[OpenSCAD] OpenSCAD and data flow languages

Richard Urwin soronlin+openscad at googlemail.com
Tue Oct 4 06:17:22 EDT 2016


I don't know anything about how OpenSCAD works internally, but it seems to me
that you need to generate a tree of objects to be created. A functional
programming language can be represented as such a tree and is therefore a
good fit to your needs. However you have other needs that are not well
represented by the functional model. For example is in not required that a
functional program is parallelizable but such would be of great use to
OpenSCAD with its extended execution time and the prelevence of
multiple-processor architectures. Language structures that OpenSCAD needs
such as the union and difference constructs with their code bodies bend the
functional paradigm. (They are special case lambda expressions but the user
cannot create such things.) OpenSCAD's dependence on recursion to support
certain programming needs creates a barrier to entry for newbies and an
optimization issue for developers. Other functional languages either provide
structures that bend the functional paradigm or put major effort into
optimization. Neither of which approaches solve both of the issues that
OpenSCAD has.

A Data Flow language represents its program as a directed graph of
operations. The nodes represent operations and the edges between nodes
represent variables.
<http://forum.openscad.org/file/n18526/graph.png> 
The graph on the left represents the program:
A = 2;
B = 3;
C = 5;
D = 1.2;
cylinder(r=A+B, h=C*D);
When a node has all the inputs it needs it is free to execute. So the values
2 and 3 flow to the "+" node which then executes and passes the "radius"
value to the "cylinder" node. Simultaneously, the "*" node receives its
inputs and also executes, passing the result to the "cylinder" node as its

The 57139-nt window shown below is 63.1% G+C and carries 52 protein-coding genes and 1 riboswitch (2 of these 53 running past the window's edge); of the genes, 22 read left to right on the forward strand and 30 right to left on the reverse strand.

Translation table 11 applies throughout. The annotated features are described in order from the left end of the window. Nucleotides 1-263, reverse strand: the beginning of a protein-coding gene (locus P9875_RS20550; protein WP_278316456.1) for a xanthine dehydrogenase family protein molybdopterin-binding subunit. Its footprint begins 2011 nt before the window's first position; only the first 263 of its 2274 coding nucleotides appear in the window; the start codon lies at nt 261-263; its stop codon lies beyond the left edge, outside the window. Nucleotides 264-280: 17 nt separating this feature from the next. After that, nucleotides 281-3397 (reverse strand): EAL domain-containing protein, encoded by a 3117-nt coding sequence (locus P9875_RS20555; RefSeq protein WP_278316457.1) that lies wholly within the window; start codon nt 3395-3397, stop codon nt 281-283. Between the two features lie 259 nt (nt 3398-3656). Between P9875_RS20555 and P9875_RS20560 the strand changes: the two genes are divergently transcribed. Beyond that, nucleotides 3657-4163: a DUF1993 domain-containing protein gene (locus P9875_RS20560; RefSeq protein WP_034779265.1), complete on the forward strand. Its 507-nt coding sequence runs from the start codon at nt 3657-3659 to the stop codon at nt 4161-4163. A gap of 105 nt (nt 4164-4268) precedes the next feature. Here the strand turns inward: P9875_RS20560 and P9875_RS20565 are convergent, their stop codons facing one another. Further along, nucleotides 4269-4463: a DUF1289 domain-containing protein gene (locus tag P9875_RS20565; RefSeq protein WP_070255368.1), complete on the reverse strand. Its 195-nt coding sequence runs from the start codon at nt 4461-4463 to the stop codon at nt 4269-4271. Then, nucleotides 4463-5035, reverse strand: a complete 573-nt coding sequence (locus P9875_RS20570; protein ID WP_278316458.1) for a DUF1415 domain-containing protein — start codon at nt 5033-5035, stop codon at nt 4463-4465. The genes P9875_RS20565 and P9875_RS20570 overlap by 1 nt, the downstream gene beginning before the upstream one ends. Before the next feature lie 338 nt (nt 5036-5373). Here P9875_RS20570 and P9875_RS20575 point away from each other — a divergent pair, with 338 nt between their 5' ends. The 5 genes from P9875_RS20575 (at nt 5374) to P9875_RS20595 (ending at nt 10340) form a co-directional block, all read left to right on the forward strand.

"height" argument. The "cylinder" node now has all of its data and can
execute in its turn.

A data-flow program is inherently parallelizable on common-memory
multi-processor architectures; the graph can be partitioned easily. But to
maintain that flexibility it has precisely the same requirement that
OpenSCAD has that variables don't change etc.

The graph on the right is for the example in the OpenSCAD README:
union() {
  cylinder(h = 30, r = 8);
  translate([0, 0, 40]) sphere(20);
}
I imagine that this is identical to the tree that OpenSCAD produces for the
same code, maybe with more nodes and you may be more used to seeing it
upside-down. The Data Flow representation is precisely the same as the tree
form that OpenSCAD requires. Even if their execution dynamics are different,
their needs coincide. Which is why I said that "OpenSCAD is to all
*external* purposes a Data Flow language".

SISAL offers a richer programming environment than OpenSCAD. It has
aggregate data types and more powerful array handling in addition to its for
loops which provide an alternative to recursion in most cases. It is an old
language with an out-dated syntax however it has solved many of the issues
that OpenSCAD has still to address. An investigation into its source code
may benefit OpenSCAD. (There's a modern implementation on SourceForge.)

In addition, the redefinition of OpenSCAD as a data flow language could
clean up its syntax in other ways, such as the removal of unnecessary
parentheses on union, difference and for statements. Adopting SISAL's
approach of everything being an expression rather than everything being a
function would allow clearer syntax such as an if statement rather than the
?: trinary. The somewhat odd structures in OpenSCAD where a function
invocation (such as union) has a code body would make sense. Such changes
could easily be made backwards compatible.

In summary, a data-flow paradigm fits OpenSCAD's requirements better than a
functional model does and there are resources out there that would benefit
the OpenSCAD project.




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